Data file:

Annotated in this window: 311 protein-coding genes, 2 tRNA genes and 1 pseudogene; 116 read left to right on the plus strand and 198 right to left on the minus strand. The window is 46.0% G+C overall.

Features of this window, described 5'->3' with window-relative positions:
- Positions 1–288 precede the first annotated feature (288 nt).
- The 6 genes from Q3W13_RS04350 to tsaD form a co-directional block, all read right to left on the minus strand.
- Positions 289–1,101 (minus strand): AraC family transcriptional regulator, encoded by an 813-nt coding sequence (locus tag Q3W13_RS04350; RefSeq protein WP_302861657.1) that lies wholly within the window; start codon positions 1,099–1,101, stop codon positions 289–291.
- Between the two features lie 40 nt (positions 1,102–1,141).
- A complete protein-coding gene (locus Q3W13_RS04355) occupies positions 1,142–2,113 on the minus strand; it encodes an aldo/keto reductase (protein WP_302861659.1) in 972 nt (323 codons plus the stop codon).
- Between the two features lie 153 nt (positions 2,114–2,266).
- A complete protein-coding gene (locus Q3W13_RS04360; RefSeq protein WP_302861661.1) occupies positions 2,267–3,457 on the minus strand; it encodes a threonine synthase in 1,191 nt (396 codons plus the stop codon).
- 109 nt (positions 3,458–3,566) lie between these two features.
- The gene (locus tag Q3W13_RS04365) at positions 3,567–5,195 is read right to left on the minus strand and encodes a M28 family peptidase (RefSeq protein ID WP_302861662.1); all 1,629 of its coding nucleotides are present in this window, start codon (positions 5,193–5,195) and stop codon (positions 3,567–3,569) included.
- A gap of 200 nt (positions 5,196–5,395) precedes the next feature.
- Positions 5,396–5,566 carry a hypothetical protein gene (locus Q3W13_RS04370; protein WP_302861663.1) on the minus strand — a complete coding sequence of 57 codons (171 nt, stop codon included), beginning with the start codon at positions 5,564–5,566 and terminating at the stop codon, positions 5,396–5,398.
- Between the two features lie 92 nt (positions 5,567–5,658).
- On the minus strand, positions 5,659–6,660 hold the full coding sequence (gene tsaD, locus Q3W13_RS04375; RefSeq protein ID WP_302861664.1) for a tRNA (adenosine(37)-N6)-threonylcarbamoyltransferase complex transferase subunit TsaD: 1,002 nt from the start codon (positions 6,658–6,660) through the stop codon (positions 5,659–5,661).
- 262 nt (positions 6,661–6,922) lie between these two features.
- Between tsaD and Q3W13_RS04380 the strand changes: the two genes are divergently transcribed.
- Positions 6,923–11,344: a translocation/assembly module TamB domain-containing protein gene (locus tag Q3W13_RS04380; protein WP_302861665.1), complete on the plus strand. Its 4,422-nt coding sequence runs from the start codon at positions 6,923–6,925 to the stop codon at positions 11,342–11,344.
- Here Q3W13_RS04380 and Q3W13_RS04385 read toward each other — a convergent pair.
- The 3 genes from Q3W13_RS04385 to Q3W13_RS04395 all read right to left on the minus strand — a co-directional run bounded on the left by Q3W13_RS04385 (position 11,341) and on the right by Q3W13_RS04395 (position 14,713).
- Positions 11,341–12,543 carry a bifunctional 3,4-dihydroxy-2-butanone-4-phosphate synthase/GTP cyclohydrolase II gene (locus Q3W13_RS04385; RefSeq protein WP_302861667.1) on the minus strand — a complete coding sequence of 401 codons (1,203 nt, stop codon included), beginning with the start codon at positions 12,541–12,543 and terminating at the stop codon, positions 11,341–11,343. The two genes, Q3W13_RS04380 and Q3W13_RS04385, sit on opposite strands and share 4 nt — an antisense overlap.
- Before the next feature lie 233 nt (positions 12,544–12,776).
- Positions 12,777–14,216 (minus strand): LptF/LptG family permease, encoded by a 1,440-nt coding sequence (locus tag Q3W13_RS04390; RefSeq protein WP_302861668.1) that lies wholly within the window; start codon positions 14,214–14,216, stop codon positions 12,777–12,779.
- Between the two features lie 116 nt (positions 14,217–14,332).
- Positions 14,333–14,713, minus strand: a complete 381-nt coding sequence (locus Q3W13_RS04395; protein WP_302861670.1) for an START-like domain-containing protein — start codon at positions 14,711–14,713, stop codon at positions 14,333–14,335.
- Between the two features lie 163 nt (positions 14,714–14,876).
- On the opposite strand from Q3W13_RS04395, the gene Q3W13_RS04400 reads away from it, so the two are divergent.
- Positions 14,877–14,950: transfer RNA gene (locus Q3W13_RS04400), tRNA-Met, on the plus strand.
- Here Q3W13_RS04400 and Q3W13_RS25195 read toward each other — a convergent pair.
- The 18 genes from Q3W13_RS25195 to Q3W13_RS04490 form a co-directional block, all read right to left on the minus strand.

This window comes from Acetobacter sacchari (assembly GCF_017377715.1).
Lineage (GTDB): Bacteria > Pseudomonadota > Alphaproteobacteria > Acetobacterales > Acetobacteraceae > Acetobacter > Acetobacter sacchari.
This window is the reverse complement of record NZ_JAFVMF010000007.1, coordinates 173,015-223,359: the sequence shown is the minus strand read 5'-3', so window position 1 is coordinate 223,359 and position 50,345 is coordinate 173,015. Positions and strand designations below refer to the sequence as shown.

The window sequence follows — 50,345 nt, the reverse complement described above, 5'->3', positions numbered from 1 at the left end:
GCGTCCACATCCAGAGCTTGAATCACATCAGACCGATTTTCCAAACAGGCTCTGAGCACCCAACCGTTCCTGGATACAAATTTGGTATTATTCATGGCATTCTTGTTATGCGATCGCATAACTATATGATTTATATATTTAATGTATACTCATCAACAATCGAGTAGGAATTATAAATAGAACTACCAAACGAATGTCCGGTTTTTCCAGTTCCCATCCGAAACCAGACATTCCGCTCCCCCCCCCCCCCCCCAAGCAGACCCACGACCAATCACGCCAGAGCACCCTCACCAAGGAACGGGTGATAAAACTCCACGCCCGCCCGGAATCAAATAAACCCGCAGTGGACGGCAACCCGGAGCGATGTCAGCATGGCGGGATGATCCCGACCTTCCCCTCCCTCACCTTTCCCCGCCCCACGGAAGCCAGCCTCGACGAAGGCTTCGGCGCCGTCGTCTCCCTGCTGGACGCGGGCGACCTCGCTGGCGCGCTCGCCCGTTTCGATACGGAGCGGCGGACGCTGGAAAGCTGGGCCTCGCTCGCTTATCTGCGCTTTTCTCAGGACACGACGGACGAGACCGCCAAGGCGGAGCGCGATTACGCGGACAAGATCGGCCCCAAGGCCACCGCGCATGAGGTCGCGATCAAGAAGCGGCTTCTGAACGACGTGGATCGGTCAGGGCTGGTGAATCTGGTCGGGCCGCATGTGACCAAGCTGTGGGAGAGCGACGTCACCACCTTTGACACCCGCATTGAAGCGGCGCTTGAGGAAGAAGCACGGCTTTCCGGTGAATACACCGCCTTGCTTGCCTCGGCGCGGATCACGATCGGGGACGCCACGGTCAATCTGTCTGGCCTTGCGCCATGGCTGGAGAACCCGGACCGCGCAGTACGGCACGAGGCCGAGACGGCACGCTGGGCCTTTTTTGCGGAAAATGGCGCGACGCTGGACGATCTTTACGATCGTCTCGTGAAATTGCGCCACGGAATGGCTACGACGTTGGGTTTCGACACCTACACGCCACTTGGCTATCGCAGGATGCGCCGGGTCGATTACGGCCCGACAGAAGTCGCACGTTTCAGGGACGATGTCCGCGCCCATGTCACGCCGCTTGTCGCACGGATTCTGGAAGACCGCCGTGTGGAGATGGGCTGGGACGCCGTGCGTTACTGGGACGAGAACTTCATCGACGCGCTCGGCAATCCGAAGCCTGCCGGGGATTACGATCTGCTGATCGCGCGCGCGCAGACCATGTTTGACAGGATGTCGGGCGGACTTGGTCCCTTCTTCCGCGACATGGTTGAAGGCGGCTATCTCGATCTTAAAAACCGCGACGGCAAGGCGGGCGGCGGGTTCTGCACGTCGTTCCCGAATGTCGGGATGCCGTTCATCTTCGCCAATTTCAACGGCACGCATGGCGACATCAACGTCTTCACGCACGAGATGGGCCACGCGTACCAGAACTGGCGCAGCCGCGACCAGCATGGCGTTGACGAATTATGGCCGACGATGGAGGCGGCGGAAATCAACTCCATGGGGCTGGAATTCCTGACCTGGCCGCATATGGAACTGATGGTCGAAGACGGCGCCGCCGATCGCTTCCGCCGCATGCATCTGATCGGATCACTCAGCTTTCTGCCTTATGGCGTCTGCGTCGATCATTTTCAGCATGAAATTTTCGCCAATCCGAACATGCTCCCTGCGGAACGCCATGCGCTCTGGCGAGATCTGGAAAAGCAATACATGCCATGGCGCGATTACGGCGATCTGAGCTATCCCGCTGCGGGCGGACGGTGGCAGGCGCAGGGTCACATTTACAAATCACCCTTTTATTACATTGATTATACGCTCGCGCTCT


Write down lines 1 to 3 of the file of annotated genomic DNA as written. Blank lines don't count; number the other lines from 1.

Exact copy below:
Annotated in this window: 311 protein-coding genes, 2 tRNA genes and 1 pseudogene; 116 read left to right on the plus strand and 198 right to left on the minus strand. The window is 46.0% G+C overall.

Features of this window, described 5'->3' with window-relative positions:
- Positions 1–288 precede the first annotated feature (288 nt).